In 2015, 14 students from the University of Virginia School of Architecture traveled to the remote Norwegian arctic islands of Svalbard to research the potential of architecture, urban design, and landscape architecture in an extreme environment. Courtesy Arctic Design Group, School of Architecture, University of Virginia.

It’s a huge challenge, but it’s also a huge opportunity—especially for architects. “The future of the Arctic is one where there will be continued expansion of cities and towns. The question is: What do those look like?” says Matthew Jull, PhD, assistant professor of architecture at the University of Virginia (UVA) and co-director of the Arctic Design Group (ADG), a multidisciplinary platform for conducting Arctic-focused design research. “We as designers can make a big difference in how we approach the future of this region.”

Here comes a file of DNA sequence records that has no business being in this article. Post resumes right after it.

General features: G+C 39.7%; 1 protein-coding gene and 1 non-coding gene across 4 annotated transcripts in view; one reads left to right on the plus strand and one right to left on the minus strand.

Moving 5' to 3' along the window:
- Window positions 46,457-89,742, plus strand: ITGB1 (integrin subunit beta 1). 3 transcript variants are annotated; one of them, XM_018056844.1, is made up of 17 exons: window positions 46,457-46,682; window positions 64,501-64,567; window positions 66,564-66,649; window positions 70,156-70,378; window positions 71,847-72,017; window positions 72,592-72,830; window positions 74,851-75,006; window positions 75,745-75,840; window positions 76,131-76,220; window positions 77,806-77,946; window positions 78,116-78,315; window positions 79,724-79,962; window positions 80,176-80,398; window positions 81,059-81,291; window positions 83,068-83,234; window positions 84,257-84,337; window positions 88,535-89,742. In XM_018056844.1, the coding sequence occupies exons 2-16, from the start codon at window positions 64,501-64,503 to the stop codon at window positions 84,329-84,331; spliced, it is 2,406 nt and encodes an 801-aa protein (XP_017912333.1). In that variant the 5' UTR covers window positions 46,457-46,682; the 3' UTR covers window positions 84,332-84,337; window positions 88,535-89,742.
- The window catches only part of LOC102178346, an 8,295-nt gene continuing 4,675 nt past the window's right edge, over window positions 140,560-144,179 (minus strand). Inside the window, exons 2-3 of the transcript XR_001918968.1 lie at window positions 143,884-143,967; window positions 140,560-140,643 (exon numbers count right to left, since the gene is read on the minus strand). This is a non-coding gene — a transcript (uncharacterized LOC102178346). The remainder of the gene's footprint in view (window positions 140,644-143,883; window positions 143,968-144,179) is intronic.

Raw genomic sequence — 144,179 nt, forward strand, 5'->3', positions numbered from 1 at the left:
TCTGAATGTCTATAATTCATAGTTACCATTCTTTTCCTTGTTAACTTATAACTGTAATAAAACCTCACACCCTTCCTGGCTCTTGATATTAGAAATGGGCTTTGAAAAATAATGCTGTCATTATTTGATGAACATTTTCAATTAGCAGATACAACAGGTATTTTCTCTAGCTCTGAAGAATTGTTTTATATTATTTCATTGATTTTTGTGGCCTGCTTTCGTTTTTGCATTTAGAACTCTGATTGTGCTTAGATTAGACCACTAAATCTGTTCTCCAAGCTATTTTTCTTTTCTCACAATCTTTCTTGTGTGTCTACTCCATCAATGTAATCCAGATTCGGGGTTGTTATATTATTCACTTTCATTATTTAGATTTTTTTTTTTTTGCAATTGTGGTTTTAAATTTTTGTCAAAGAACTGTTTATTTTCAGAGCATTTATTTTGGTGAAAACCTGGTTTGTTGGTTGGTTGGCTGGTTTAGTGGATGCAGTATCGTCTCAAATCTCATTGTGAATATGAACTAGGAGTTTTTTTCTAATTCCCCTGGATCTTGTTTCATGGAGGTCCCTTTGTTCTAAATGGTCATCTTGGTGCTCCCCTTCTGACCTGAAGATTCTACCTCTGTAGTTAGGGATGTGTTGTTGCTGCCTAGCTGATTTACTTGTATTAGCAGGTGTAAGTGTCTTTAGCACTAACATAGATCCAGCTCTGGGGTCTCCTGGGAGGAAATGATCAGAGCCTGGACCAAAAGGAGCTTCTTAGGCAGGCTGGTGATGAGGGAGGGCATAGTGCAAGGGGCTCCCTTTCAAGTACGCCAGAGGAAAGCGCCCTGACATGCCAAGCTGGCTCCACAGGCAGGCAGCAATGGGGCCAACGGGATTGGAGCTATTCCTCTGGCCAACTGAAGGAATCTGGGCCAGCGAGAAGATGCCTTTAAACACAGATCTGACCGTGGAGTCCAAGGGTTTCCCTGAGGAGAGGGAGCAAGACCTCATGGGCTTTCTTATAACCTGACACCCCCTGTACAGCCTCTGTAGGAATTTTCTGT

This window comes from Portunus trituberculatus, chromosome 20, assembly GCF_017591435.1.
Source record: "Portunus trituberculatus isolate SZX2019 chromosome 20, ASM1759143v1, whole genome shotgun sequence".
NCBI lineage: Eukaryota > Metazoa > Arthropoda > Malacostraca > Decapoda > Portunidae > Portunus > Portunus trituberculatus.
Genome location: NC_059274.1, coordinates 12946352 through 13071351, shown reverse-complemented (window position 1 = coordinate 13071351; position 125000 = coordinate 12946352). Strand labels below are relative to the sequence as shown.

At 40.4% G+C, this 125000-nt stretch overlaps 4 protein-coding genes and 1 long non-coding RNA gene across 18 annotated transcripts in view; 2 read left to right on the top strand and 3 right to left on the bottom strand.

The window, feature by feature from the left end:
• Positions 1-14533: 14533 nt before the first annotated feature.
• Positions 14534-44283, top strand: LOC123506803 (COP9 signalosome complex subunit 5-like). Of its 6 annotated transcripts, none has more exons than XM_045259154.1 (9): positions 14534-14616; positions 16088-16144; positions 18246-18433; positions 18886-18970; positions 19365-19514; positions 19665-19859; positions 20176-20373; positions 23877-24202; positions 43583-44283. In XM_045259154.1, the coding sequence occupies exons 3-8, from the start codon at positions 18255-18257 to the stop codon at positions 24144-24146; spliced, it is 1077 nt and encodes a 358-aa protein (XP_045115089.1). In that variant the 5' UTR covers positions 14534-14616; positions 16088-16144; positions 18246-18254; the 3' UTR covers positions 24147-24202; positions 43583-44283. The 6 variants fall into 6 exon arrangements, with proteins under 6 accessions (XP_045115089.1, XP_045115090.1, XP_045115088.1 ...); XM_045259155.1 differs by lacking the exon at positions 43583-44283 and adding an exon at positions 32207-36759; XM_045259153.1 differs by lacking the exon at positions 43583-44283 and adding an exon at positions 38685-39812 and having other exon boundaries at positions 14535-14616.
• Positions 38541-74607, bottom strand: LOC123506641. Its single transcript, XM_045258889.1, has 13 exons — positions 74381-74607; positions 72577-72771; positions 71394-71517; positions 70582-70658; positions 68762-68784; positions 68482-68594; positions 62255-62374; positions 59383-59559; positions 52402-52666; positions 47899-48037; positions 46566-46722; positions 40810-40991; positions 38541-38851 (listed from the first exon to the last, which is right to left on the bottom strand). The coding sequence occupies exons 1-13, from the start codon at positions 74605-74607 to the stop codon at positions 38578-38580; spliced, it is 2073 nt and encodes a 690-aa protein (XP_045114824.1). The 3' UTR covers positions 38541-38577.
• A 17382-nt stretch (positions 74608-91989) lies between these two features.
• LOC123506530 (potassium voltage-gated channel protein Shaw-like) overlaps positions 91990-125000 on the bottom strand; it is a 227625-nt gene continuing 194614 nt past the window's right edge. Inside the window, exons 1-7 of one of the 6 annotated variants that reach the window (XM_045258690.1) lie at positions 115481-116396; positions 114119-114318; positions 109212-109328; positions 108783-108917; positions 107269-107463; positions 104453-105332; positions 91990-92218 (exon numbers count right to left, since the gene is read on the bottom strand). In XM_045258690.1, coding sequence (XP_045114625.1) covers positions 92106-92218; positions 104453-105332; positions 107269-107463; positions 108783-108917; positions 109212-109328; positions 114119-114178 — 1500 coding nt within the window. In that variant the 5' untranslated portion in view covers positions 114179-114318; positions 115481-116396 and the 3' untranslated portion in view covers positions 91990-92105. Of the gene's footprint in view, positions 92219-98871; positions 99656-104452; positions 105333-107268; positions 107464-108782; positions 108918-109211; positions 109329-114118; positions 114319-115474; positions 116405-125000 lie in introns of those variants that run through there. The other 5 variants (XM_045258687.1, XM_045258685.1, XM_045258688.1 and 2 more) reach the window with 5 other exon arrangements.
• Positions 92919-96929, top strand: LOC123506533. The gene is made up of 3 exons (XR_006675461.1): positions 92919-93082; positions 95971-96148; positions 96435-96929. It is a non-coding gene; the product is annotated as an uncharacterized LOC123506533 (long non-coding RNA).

Complementary Climate Tactics

In the Arctic, architecture isn’t about aesthetics; it’s about problem solving. And the biggest problems architects can solve for those living and working there are climate related. “Climate induces distortions and necessity on architecture in the Arctic,” Jull says. “There’s a kind of inevitability that as a designer you have to really concentrate on the specific ways buildings interact with the environment in order to make them functional.”

The design of Iqaluit’s new AirportTerminal Building (ATB) perfectly illustrates how architects can activate the region’s opportunities by forging relationships between natural and built environments. Conceived by Stantec and completed in June, the 10,000-square-meter facility was designed to complement the harsh winter climate in Nunavut, which spans the eastern half of Canada’s Arctic. Two common problems are strong winds and drifting snow. To mitigate them, Stantec devised a curved roof that deflects wind and prevents snow accumulation.